Will Nuclear Watchdog Report Change U.S. Policy Toward Iran?

The International Atomic Energy Agency says Iran may still be working toward a bomb

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Iran's Head of Atomic Energy Organization Abbasi-Davani speaks at the 55th IAEA General Conference in Vienna / Reuters

The Obama administration insists that a major new U.N. report on Iran's nuclear program does not imply that Iran is significantly further along in its efforts to manufacture or obtain a nuclear explosive. But officials on Tuesday challenged Iran to respond to evidence that it continues to work clandestinely to build an atomic bomb.

President Obama has argued that harsh sanctions designed to isolate Iran, combined with periodic overtures to the Iranian people, and topped off by a healthy amount of covert action, would be enough to keep the Iranian nuclear program from maturing to a point where the country could pose an existential threat to Israel, Saudi Arabia, and other countries in the region. The report on Tuesday from the International Atomic Energy Agency will give opponents of that policy another whack, even though it does suggest that Iran isn't any closer to actually having or using a weapon. Even allies of Obama, however, are alarmed.

"Since 2002, the agency has become increasingly concerned about the possible existence in Iran of undisclosed nuclear-related activities involving military-related organizations, including activities related to the development of a nuclear payload for a missile, about which the agency has regularly received new information," the IAEA's report concludes.

Investigators for the nuclear watchdog found that Iran continues to work on heavy-water production, a key moderator in nuclear reactions, despite U.N. Security Council resolutions ordering them to halt all such work. Also, the IAEA suspects that the country is enriching uranium outside the facilities monitored by the agency. Iran has stated that it will enrich its uranium at 20 percent of capacity. Weapons grade uranium has a concentration of 90 percent.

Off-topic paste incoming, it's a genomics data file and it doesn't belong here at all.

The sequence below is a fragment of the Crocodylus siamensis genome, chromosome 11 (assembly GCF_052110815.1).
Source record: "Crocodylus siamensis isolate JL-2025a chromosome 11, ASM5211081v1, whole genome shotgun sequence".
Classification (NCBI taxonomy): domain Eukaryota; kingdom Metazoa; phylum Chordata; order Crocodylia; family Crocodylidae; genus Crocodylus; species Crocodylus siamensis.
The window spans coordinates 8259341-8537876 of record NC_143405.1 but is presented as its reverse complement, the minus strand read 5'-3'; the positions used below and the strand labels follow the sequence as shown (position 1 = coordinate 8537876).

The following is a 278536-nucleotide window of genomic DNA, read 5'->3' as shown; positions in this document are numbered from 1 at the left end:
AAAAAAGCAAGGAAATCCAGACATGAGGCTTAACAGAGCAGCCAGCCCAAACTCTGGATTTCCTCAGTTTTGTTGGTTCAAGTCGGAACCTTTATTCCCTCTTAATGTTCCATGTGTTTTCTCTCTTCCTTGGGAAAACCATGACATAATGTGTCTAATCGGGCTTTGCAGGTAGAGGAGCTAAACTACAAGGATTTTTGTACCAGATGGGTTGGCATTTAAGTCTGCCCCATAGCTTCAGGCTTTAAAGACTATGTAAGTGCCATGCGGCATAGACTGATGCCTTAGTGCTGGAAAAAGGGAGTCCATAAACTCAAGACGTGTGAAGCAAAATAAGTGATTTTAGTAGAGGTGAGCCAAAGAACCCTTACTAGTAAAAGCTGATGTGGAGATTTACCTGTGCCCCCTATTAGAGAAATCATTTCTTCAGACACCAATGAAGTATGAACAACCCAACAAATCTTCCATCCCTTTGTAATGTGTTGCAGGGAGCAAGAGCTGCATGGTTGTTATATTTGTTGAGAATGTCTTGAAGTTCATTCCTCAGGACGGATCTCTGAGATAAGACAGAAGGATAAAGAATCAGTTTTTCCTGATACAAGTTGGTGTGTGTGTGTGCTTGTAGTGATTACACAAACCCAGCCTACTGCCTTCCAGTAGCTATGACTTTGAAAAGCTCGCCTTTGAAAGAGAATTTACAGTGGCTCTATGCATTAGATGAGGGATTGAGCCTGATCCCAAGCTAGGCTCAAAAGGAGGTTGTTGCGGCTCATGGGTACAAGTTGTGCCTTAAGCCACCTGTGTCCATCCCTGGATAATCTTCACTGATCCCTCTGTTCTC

Iran has refused to cooperate with the IAEA for several years, and has revealed at least one major nuclear facility after a Western intelligence agency discovered its existence.

The IAEA says it  has evidence that figures associated with Iran's nuclear establishment have at numerous times sought to purchase spark gaps and high-speed switches for use in weapon-shell triggers, as well as technical material about how to turn processed nuclear material into explosives. Much of this information has been provided to IAEA by 10 countries and their intelligence agencies, who monitor Iran's inquiries and seek to avoid weapons proliferation by keeping close tabs on the black market.

And if there's a smoking gun for the IAEA, it's from intelligence that Iran used sophisticated modeling techniques to gauge the effects of a uranium bomb "subject to shock compression" -  a reference to the way that nuclear fission is triggered using high-grade explosives, tamping devices, and precise geometries around the nuclear core.

"The application of such studies to anything other than a nuclear explosive is unclear to the agency," the report concludes. "It is therefore essential that Iran engage with the agency and provide an explanation."

Iran's critics pounced on the report, portions of which have circulated in Washington for days.

"Today, the IAEA has issued the clearest possible warning about a potentially catastrophic threat since the Hart-Rudman Commission in January 2001 predicted a major terrorist attack on our homeland," said Sen. Joe Lieberman, ID-Conn. "The IAEA's message is similarly stark: The extremist, terrorist regime that rules Iran is actively working to possess nuclear weapons, and the time to stop them is running out."

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Marc Ambinder is an Atlantic contributing editor. He is also a senior contributor at Defense One, a contributing editor at GQ, and a regular contributor at The Week.

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